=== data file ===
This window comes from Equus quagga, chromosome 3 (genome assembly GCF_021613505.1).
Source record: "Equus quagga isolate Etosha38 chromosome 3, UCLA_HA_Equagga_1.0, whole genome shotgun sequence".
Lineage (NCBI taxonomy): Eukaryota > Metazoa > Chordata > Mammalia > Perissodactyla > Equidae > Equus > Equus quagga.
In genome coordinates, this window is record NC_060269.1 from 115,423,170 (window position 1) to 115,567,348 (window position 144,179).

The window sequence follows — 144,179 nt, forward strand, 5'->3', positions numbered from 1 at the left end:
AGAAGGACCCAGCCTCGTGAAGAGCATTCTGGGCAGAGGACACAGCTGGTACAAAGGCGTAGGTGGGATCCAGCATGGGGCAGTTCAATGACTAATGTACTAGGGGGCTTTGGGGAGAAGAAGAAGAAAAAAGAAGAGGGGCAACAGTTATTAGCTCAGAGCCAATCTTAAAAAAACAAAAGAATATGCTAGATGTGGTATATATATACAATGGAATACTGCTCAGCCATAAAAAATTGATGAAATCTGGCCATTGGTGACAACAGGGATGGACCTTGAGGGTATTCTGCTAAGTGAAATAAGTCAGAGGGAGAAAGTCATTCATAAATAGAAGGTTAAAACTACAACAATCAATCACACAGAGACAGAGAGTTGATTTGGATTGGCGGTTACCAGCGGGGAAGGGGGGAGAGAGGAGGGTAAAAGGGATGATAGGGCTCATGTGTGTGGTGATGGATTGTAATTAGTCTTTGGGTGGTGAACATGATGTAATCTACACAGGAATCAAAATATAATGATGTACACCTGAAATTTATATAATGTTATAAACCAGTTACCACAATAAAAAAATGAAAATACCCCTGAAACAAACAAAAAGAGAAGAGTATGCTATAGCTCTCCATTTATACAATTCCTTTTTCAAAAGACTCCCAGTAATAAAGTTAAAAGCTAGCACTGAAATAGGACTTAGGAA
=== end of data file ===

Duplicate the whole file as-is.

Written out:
This window comes from Equus quagga, chromosome 3 (genome assembly GCF_021613505.1).
Source record: "Equus quagga isolate Etosha38 chromosome 3, UCLA_HA_Equagga_1.0, whole genome shotgun sequence".
Lineage (NCBI taxonomy): Eukaryota > Metazoa > Chordata > Mammalia > Perissodactyla > Equidae > Equus > Equus quagga.
In genome coordinates, this window is record NC_060269.1 from 115,423,170 (window position 1) to 115,567,348 (window position 144,179).

The window sequence follows — 144,179 nt, forward strand, 5'->3', positions numbered from 1 at the left end:
AGAAGGACCCAGCCTCGTGAAGAGCATTCTGGGCAGAGGACACAGCTGGTACAAAGGCGTAGGTGGGATCCAGCATGGGGCAGTTCAATGACTAATGTACTAGGGGGCTTTGGGGAGAAGAAGAAGAAAAAAGAAGAGGGGCAACAGTTATTAGCTCAGAGCCAATCTTAAAAAAACAAAAGAATATGCTAGATGTGGTATATATATACAATGGAATACTGCTCAGCCATAAAAAATTGATGAAATCTGGCCATTGGTGACAACAGGGATGGACCTTGAGGGTATTCTGCTAAGTGAAATAAGTCAGAGGGAGAAAGTCATTCATAAATAGAAGGTTAAAACTACAACAATCAATCACACAGAGACAGAGAGTTGATTTGGATTGGCGGTTACCAGCGGGGAAGGGGGGAGAGAGGAGGGTAAAAGGGATGATAGGGCTCATGTGTGTGGTGATGGATTGTAATTAGTCTTTGGGTGGTGAACATGATGTAATCTACACAGGAATCAAAATATAATGATGTACACCTGAAATTTATATAATGTTATAAACCAGTTACCACAATAAAAAAATGAAAATACCCCTGAAACAAACAAAAAGAGAAGAGTATGCTATAGCTCTCCATTTATACAATTCCTTTTTCAAAAGACTCCCAGTAATAAAGTTAAAAGCTAGCACTGAAATAGGACTTAGGAA